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The North British – Musings on a Scottish Railway Company


Author David Ross explores the history of the North British Railway, Edinburgh’s own railway company.

When I first visited Edinburgh from the far-off Highlands, in the early 1950s, I found the dream location for a ten-year-old boy who liked trains. In Princes Street Gardens a lattice bridge spanned the railway tracks into Waverley Station, just below the Scott monument. Both sides were lined by youthful figures armed with notebooks and pencils, their eyes only for the engines moving almost constantly in both directions beneath them.

I had never seen so many, or such a variety. And many had names – under my sandalled feet ran Jingling Geordie (clanking suitably), Wandering Willie, and Black Duncan. Others were named sonorously after Glens – all fine names for engines, I thought.

I knew they were quite old. Beneath their black British Railways paintwork lay the green livery of the London & North Eastern Railway, and under that was the different green of the North British Railway – Edinburgh's own railway company, and the biggest in Scotland. The North British ceased to exist in 1923, merged into the L&NER by government diktat, but thirty years later its engines were still puffing their smoke into the still soot-begrimed city.


It opened in 1846 as a line from Edinburgh to Berwick, intended to join up with railways to the south, and make the Edinburgh-London journey possible within 24 hours rather than a week. Under two strong chairmen, John Learmonth and Richard Hodgson, almost piratical figures in their competitive zeal, it grew and grew, absorbing smaller companies, spreading as far as Carlisle, establishing itself in Glasgow, Perth, Dundee, with branches running right into the north of England.

More than once its directors over-reached themselves and the company nearly went under, but somehow, though often teetering on the brink of bankruptcy, it kept on getting bigger.

Forty miles away in Glasgow was the headquarters of its great rival, the almost-as-big Caledonian Railway. They were by far the largest businesses in the country: in the mid-1860s their combined capital amounted to over £30,000,000 (multiply by at least 40 for current value), and each jealously watched the other's every move. Growth of the railway network owed almost as much to their attempts to outflank each other as it did to any real commercial necessity or logic.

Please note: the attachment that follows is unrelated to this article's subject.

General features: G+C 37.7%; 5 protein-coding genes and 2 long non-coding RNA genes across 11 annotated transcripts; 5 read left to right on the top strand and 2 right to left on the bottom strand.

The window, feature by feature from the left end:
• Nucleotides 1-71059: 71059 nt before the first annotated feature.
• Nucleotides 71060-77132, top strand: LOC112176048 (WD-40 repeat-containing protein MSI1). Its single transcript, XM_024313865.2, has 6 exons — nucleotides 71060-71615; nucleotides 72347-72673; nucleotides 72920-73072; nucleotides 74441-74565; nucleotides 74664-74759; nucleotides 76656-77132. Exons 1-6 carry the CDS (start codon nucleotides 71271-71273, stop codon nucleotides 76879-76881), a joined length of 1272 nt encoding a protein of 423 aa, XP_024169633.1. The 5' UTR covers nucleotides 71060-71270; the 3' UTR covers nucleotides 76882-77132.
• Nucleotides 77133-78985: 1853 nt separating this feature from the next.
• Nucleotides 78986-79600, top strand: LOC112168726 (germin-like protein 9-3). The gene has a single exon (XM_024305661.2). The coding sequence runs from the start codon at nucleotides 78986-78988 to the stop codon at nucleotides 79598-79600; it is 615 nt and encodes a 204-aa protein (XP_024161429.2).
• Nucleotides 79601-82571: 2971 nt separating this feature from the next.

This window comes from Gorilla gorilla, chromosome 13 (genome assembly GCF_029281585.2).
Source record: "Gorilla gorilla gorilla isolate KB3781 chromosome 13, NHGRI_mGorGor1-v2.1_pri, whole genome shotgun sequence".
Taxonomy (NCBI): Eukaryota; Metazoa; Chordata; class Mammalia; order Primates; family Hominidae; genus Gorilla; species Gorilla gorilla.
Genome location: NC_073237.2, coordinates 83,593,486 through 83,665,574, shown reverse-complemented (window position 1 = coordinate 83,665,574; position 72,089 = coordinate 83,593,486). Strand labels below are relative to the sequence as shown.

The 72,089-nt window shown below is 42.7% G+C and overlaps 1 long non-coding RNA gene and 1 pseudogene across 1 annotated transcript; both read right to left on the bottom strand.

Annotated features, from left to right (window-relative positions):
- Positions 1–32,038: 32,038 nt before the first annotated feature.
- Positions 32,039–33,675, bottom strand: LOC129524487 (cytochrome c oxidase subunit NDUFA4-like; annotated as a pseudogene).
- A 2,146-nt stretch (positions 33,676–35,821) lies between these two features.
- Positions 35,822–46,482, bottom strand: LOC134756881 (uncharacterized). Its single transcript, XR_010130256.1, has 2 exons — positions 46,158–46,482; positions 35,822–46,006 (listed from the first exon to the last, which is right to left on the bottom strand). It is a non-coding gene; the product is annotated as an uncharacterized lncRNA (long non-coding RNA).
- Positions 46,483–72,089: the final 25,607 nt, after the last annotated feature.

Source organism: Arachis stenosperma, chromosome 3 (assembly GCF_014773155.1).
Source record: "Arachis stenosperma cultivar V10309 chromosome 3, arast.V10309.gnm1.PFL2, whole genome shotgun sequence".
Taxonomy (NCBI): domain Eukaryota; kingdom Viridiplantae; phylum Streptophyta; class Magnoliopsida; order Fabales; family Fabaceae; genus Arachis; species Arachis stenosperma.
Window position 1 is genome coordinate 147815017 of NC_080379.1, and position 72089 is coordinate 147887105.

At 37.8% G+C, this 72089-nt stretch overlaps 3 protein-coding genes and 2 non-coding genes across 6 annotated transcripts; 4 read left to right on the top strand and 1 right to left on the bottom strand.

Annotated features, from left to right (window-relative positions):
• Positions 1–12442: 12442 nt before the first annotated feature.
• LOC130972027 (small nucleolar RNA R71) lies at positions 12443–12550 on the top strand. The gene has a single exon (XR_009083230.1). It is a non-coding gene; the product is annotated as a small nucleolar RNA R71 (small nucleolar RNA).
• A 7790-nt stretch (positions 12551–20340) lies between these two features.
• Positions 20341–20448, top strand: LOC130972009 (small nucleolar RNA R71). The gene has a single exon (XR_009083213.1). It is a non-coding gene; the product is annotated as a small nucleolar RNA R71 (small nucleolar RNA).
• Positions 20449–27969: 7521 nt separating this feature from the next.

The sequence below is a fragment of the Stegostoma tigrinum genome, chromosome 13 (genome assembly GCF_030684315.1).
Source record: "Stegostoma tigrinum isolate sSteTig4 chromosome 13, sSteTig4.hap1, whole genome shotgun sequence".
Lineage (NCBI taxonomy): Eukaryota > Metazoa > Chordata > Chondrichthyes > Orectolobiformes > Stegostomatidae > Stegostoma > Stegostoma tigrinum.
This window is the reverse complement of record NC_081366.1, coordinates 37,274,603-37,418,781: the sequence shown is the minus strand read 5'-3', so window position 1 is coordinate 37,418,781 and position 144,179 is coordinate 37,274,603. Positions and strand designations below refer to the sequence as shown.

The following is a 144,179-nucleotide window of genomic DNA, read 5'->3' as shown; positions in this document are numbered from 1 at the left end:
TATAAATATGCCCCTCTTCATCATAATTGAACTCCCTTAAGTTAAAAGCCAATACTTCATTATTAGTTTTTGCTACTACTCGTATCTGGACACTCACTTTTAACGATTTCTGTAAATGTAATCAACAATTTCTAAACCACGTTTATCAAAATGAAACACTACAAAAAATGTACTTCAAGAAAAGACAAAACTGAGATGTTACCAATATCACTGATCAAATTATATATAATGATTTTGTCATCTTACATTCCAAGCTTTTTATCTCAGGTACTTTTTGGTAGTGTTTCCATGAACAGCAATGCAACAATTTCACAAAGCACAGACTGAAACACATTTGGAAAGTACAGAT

Towns, whether new mushroom growths like Coatbridge or older places like Hamilton, were sliced through by cuttings and embankments.
A hamlet like Dolphinton, on the frontier between the two giants, might have two railway stations. For a long time, neither gave ground, though eventually competition subsided, gradually replaced by combination – mutually agreed fares and services, heartily disliked by users of the railways who quickly raised the cry of monopoly.


Passengers preferred the days when the North British and Caledonian, fighting for the Edinburgh-Glasgow traffic, reduced the fare between the cities to sixpence.


Scotland's astonishing industrial growth in the nineteenth century was underpinned and indeed made possible by the railways. From the Fife collieries alone, the North British carried over seven million tons of coal in 1878; in 1911 it was over nine million tons.

Apart from the main lines and branches, networks of industrial tramways spread across  the countryside, linking coal-mines, ore pits, quarries, petroleum plants, distilleries, and chemical works to the cities, towns and ports, in a range of activity hard now to imagine.

Frequently, as in the countryside behind Edinburgh, traces of these lines can still be found. But the imprint of the North British, builder of both Tay bridges, and a vital member of the Anglo-Scottish railway consortium that built the Forth Bridge, will remain vivid as long as these great structures stand.

David Ross is engaged on writing the history of each of the five old Scottish railway companies. His new book The North British Railway: A History is published by Stenlake Publishing. This definitive new history is based on original sources and includes 164 photographs, a timeline and seventeen maps.

Published: The Highland Railway (2010), The Caledonian: Scotland's Imperial Railway (2012), The North British Railway: A History (August 2014), The Glasgow & South Western Railway: A History (October 2014).

Coming in 2015: The Great North of Scotland Railway: A New History.

(Railway line image copyright Kim Traynor)


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